1. Get experience early on.  I started as a PhD student and continued to gain experience as a postdoctoral researcher.  
  2. Seek advice from experienced individuals.
  3. Identify the key developments in learning and teaching, and give them a go.
  4. Evaluate what you do.  Some things will work (but not everything).  Don’t forget ethical approval if you want to publish.
  5. Document innovation as you go.  In research, outputs are easy to define.  In learning and teaching, it’s not so easy!
  6. Always think about what is best for your students (note, it’s not always what they want).
  7. Share your ideas and collaborate as much as possible.  

I hope you have found this article useful, and that you have been able to identify some ideas for your learning and teaching development (if you want more information, just ask)!    

References

E, Nordmann, CE, Kuepper-Tetzel, L, Robson, S, Phillipson, GI, Lipan, P, McGeorge (2018). Lecture capture: Practical recommendations for students and lecturers (pre-publication): 10.31234/osf.io/sd7u4

Learning a research career is within my reach: Undergraduate Summer Studentship Scheme

By Sara Rayhan, University of Southampton

I received a Summer Studentship in 2017 for a project at the University of Southampton, under the supervision of Felino Cagampang. My project examined the effects of maternal obesity in pregnancy on the placenta, an organ that supplies the foetus with oxygen and nutrients, in mice. More specifically, we measured placental expression of two growth-related genes in obese pregnant mice. One gene is responsible for blood vessel formation (VGEF) and the other (RAPTOR) for the response to nutrient and insulin levels.

Both have been linked to cardiovascular disease. We also examined the effect of maternal metformin treatment in obese pregnancy on the expression levels of these genes in the placenta. Metformin is a drug used to treat gestational diabetes but its effect on the placenta and the developing foetus is unknown. Maternal high fat diet (HFD) during pregnancy reduced VEGF mRNA expression in the placenta depending on MET treatment, while placental RAPTOR expression increases with maternal HFD. These changes in gene expression could alter placental function and foetal development, and have long-term consequences on cardiometabolic health of the offspring. It further suggests that metformin should be prescribed with caution to pregnant women.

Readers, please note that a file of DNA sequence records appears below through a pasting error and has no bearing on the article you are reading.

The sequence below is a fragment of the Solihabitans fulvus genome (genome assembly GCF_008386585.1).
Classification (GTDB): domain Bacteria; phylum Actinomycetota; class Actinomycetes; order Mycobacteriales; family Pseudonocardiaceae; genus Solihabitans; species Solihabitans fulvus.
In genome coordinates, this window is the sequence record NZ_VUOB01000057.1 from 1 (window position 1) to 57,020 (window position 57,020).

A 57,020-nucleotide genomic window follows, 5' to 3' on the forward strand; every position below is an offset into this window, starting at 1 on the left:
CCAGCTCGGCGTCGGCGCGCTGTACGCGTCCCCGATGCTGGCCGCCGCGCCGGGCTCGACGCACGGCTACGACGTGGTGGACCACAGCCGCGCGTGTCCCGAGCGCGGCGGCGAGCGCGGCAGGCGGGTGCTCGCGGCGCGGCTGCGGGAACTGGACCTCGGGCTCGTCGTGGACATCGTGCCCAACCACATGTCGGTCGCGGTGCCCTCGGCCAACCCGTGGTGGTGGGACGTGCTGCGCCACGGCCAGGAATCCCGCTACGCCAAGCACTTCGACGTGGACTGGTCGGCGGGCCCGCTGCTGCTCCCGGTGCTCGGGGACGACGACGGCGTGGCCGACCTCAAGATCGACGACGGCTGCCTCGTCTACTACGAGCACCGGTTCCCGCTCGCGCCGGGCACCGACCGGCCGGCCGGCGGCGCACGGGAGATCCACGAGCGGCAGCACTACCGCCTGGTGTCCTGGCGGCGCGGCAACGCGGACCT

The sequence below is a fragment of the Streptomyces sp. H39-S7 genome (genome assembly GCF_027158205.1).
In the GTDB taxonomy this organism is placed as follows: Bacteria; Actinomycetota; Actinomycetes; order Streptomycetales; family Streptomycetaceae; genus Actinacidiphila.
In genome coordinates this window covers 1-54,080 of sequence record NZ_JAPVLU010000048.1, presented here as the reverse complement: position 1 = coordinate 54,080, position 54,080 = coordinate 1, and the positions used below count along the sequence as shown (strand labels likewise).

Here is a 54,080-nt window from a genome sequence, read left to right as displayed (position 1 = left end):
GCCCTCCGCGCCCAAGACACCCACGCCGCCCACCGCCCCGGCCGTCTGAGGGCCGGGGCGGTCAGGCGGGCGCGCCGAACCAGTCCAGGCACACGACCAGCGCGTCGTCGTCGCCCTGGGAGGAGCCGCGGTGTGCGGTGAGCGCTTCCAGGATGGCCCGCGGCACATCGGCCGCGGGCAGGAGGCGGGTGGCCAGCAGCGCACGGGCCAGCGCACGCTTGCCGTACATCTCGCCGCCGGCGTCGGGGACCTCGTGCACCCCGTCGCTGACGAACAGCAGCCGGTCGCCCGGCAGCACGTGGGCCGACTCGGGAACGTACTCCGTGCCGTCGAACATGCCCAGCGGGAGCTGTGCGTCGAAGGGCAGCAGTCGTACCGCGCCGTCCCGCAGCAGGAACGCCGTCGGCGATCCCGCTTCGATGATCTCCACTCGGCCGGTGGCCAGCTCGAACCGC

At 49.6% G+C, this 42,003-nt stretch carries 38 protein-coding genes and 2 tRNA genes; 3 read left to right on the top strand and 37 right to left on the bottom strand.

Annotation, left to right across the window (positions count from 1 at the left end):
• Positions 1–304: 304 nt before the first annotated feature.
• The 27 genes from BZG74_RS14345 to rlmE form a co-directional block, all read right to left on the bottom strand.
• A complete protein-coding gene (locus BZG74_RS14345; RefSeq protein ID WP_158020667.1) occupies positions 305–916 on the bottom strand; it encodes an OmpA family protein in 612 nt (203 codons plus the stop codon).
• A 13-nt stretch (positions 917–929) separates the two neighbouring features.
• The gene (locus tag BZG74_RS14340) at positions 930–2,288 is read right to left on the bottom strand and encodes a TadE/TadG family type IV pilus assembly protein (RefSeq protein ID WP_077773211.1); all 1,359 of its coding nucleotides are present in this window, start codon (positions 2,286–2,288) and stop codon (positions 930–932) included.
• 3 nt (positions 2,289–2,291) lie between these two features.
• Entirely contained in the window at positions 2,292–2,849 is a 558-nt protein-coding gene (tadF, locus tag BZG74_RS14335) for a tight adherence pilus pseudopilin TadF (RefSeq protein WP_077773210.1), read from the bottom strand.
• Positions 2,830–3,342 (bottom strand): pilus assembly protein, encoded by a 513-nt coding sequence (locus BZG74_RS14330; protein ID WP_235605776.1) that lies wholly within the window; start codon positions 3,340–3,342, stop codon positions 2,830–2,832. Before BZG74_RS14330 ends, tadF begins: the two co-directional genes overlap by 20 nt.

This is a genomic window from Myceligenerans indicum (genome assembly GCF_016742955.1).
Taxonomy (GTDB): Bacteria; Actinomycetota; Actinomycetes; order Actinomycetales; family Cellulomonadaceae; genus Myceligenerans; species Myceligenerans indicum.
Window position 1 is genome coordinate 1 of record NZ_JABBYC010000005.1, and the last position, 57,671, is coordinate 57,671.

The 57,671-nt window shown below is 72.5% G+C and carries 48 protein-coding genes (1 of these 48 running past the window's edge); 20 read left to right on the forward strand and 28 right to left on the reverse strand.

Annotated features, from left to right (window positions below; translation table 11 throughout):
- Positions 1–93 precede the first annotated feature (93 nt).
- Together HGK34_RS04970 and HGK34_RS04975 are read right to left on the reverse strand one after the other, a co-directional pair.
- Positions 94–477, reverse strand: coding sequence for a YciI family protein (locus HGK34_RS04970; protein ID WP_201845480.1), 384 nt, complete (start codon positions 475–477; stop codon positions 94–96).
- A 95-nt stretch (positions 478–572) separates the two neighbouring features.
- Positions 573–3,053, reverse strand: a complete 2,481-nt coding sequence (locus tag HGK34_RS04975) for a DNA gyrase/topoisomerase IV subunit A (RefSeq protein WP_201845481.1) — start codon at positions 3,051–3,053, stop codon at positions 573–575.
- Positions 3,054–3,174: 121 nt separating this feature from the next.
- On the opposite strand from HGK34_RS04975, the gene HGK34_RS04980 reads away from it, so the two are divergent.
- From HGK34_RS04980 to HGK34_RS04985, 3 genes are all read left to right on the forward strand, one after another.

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Due to the great deal of guidance given, the project was far less daunting and the workload was more than manageable. I learnt that research is coordinated within a specific lab group, with individual each conducting their own research projects, and feeding back to the team to provide a more holistic understanding. Also, numerous different departments liaise with each other and I had the privilege of being able to attend to these meetings along with conferences held within the hospital. This showed me how a research environment is very much interdisciplinary and relies on understanding how the work presented by others may impact your own research.

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This studentship has given me the opportunity to experience what it means to be a part of a research group and the fundamental impact your work could have and this is something that has very much resonated with me. It’s allowed me to be challenged, but also to gain a greater insight and grow in confidence in my laboratory techniques. Because of this, I now realise that a research-intensive career is not beyond my reach and that it is far less intimidating than I perceived it to be. I am now in the process of considering pursuing a Masters in Biomedical Sciences, and would very much like to pursue a technical laboratory focused career, perhaps in a hospital setting.

(This article was originally published in Physiology News 110, page 43.)